First time skydiving

After His First Jump, Kazuyuki Oyama Knew Skydiving Was for Him

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When he turned 19, Kazuyuki Oyama took part in a tandem skydive, which has led to a career as a skydiving instructor.

“It blew me away. Absolutely blew me away. I tell people the reason I did my second tandem is because I was so embarrassed about my reaction to my first one — I was screaming. I was just scared out of my mind,” said Oyama.

A week later, Oyama decided to jump again. Afterwards, he began training and “all of a sudden I was doing solo jumps,” he said.

“I had no idea I was going to become a skydiving instructor. It took me 13 or 14 years to figure out that I was going to do this for a career,” Oyama said.

Oyama, now 41, is participating in Skydive Midwest in Sturtevant for the second year in a row.

He is unsure at this stage how many jumps he’s made.

“Anywhere between 7,000 and 8,000 jumps; basically enough jumps to do my job well. On a busy day we’ll have 150 to 200 tandems, then on top of that we have people that are licensed (to jump solo) joining in,” Oyama said. “We have a lot of people that come here. The view is unbelievable. On a clear day we can see Milwaukee, all of Lake Michigan and Chicago. It’s an amazing view.”

He uses his own experience as a teaching tool to inspire new skydivers.

“My strength in terms of describing the experience or helping them through the experience is empathy, by saying, “I realize you’re going to be very scared with this whole thing, but I’m going to be walking with you on this whole journey of jumping out of this plane and making sure you’re going to come down safely,” he said.

His emphasis is on providing a safe and successful dive by ensuring skydivers position their body correctly and avoid grabbing his arms.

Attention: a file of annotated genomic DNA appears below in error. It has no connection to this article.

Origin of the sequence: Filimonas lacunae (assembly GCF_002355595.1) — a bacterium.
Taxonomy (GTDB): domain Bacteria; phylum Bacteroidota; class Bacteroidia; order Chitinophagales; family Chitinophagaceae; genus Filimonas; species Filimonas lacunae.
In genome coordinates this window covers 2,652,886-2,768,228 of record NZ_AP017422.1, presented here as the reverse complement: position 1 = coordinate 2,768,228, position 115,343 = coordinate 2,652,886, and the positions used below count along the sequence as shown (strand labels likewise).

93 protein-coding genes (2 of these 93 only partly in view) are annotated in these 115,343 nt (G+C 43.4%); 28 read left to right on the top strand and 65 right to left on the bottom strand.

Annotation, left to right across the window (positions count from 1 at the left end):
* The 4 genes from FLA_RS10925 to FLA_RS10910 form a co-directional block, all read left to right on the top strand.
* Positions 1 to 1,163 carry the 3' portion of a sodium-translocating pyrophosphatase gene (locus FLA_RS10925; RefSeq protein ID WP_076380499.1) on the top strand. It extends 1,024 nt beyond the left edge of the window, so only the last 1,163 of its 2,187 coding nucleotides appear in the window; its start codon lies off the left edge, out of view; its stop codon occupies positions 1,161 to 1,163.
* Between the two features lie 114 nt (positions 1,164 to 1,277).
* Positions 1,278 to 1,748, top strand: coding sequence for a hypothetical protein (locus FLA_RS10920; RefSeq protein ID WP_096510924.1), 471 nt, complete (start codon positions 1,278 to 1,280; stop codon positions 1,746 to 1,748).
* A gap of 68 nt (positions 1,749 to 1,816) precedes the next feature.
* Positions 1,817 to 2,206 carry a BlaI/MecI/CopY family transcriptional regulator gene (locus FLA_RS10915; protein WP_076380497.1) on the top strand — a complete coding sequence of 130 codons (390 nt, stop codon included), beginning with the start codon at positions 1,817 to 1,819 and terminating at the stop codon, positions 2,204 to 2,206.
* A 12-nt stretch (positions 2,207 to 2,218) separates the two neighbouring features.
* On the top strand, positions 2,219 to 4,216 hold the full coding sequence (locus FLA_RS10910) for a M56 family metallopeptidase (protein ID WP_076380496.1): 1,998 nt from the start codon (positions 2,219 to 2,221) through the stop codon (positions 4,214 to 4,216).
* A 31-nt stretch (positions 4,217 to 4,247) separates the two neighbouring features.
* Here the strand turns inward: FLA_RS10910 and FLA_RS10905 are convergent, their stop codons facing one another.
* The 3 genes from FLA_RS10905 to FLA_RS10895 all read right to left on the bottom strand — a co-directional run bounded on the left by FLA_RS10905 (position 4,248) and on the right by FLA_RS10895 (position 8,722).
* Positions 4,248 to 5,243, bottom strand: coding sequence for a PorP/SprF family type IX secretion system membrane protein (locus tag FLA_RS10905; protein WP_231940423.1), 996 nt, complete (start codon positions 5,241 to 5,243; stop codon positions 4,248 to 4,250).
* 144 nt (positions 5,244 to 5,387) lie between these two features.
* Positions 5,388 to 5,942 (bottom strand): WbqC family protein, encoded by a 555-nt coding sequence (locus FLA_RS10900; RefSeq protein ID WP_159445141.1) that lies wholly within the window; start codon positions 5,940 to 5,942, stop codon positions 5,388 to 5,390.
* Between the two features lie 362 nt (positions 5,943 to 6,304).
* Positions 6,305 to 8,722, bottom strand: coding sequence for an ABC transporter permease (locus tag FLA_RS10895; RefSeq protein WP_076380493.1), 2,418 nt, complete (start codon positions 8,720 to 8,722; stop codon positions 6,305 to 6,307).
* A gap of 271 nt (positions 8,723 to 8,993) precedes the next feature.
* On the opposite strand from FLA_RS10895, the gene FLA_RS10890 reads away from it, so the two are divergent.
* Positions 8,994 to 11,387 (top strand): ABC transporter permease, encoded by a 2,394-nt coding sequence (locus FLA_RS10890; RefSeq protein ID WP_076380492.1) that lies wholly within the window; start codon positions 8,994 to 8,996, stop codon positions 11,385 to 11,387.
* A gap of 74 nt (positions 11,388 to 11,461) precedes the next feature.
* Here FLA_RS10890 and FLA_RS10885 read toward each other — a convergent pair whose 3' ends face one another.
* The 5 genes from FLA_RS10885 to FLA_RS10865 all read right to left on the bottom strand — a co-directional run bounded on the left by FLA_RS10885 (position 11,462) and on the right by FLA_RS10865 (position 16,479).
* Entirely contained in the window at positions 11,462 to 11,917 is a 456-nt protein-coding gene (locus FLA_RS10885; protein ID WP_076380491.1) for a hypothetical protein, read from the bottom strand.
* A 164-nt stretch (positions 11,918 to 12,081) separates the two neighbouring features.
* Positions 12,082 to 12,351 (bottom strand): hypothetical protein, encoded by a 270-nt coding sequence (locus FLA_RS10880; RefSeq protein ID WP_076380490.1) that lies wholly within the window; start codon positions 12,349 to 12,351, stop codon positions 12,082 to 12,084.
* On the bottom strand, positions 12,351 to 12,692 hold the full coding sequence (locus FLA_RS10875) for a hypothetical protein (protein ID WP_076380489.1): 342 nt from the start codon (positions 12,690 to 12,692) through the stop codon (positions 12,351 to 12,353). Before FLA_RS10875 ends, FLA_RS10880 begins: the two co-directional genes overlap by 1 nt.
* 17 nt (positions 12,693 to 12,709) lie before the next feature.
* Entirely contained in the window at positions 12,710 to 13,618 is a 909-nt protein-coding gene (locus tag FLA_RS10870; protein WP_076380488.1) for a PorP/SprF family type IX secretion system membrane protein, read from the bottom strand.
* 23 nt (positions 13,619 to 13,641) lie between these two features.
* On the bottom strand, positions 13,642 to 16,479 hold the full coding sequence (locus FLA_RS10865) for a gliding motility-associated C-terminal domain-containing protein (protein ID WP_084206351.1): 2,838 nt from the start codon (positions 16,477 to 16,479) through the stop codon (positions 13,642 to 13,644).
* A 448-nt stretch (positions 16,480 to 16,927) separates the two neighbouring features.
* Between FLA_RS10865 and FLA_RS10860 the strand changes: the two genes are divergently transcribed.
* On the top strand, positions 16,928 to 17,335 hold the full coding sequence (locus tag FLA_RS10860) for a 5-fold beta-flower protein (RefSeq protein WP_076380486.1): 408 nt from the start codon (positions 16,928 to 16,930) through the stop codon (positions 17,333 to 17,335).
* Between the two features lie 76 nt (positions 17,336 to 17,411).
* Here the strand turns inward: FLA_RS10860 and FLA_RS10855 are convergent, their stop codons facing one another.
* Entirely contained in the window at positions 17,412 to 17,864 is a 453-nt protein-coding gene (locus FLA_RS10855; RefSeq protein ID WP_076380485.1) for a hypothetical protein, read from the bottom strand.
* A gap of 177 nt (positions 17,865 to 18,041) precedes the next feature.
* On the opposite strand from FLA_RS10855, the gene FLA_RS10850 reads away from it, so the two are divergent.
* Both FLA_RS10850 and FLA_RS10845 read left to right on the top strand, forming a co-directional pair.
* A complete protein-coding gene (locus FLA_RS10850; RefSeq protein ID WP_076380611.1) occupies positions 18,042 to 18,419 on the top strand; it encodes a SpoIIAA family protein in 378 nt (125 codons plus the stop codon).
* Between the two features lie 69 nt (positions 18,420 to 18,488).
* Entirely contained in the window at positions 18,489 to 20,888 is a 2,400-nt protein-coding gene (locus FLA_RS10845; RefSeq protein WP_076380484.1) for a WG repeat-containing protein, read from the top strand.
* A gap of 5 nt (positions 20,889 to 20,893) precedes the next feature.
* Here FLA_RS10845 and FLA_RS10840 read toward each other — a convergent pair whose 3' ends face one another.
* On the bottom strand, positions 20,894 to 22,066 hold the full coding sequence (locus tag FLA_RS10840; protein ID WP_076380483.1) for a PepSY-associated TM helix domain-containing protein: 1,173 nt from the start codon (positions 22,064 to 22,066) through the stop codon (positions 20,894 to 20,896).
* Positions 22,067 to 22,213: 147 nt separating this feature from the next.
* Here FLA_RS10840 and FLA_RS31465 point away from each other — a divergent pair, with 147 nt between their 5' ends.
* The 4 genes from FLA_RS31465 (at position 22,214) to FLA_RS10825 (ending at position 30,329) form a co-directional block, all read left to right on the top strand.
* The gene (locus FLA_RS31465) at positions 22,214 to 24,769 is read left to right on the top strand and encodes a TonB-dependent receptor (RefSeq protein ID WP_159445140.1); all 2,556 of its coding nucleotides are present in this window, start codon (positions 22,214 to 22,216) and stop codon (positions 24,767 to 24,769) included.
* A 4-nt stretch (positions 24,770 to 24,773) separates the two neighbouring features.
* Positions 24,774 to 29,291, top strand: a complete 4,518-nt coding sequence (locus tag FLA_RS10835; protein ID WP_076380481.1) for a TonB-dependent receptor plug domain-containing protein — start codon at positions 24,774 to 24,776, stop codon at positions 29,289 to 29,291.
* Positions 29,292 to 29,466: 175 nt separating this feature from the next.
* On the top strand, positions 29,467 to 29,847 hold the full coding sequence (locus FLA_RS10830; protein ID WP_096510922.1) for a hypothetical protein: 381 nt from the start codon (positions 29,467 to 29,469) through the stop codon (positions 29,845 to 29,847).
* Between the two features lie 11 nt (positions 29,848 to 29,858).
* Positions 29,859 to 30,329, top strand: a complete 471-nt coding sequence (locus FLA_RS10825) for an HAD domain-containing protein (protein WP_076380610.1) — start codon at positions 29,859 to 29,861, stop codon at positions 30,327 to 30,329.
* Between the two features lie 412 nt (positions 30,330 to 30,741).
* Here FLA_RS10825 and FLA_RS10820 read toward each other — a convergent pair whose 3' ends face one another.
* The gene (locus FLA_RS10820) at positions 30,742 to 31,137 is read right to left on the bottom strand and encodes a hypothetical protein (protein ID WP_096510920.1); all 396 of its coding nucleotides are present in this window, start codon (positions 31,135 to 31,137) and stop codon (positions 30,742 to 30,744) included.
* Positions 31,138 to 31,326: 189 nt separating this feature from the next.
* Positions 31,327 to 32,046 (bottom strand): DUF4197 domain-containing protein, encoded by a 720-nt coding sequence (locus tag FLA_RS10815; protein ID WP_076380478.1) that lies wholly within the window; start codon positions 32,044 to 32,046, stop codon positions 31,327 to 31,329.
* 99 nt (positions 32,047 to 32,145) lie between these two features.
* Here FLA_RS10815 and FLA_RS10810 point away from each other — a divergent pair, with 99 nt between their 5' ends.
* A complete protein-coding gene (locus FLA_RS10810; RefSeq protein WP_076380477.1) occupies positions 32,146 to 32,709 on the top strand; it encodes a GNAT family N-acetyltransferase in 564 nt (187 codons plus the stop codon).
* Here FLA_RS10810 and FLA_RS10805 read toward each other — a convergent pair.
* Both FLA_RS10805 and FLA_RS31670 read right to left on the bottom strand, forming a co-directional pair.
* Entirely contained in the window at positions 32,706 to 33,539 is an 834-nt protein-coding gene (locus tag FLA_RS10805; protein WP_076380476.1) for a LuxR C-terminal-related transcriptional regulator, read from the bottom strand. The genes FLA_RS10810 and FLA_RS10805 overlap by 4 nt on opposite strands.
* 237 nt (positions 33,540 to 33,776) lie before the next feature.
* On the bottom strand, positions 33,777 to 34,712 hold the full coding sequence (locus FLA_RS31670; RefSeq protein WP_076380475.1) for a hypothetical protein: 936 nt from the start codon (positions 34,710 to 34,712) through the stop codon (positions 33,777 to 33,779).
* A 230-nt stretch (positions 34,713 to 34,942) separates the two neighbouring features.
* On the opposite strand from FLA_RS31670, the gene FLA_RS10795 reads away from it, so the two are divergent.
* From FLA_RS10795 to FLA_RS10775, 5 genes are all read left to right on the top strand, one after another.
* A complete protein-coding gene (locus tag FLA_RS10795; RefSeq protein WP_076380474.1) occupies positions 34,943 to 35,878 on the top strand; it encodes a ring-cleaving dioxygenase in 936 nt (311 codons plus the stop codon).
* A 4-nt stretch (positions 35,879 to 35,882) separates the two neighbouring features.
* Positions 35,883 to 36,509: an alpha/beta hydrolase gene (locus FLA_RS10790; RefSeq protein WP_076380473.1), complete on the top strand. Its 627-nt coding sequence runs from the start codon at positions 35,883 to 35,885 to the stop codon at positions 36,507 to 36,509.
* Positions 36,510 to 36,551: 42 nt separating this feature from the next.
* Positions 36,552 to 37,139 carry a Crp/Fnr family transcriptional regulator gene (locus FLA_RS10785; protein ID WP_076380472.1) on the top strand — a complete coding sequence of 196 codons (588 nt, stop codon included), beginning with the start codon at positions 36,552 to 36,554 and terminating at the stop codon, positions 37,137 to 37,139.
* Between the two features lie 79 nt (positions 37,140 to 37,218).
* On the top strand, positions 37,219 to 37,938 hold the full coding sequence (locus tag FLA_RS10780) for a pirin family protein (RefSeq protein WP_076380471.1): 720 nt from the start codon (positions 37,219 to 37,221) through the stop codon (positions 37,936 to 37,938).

“I ask them if they get motion sickness easily so I can minimize those spinning turns of the parachute. When we step to the door, I tell them to slow their breathing down, keep your eyes open,” he said

New jumpers will typically begin at 14,000 feet.

“You have to have a lot of jump numbers to go higher. We cannot go above 15,000 feet without supplemental oxygen,” he said

At times, jumpers bow out at the last minute.

“I’ve had several of those. Sometimes they’ll come back for another try, but most of the times they say, ‘It’s not for me.’ When they’re at the door and they start pushing back, it’s like a cat waiting for a bath,” Oyama said. “I give them an option: ‘Are you sure you don’t want to go? Absolutely not? OK, we’ll land with the plane, no big deal.’”

Oyama describes the sensation of skydiving as life changing.

“It’s a very visceral experience because it’s a whole-body experience. It’s something you really have to go through. It was a life-changing experience for me when I did it,” he said.

“A lot of people’s misconception of jumping out of a plane is that you feel like you’re falling. We’re not going from a static object like a cliff to accelerate into a free fall where you’d feel your stomach moving to your throat. It doesn’t happen when you’re skydiving because we’re in a plane that’s in motion, and when we jump out we continue in motion, so you don’t feel that sickness sensation at all. When you’re skydiving you just feel a lot of wind.

“The reason why we do it over and over again is because once you get to terminal velocity you can actually fly your body and move your body around in the air within those 50 or 60 seconds, hence the reason you see these formations being built. That’s what we do here we train people to start with their group free fall skills so they can actually get together in groups in the air,” he added.

For Oyama, the free fall is where the fun lies, though he’s come to love the parachuting aspect of it.

“I sometimes skip over the free fall portion of the jump so I can mess around with my parachute. You can create a lot of G forces depending on the size of the parachute. They’ve gotten really small and aerodynamic, so there’s a lot of things you can do with it. I have a really, really fast, beautiful parachute that I just absolutely love” he said.

In the end, it’s the community created around ballooning that keeps him coming back.

“It’s a kinship. The free fall and canopy stuff is secondary,” he said. “In the United States Parachute Association, there’s about 33,000 to 34,000 people across the world.”

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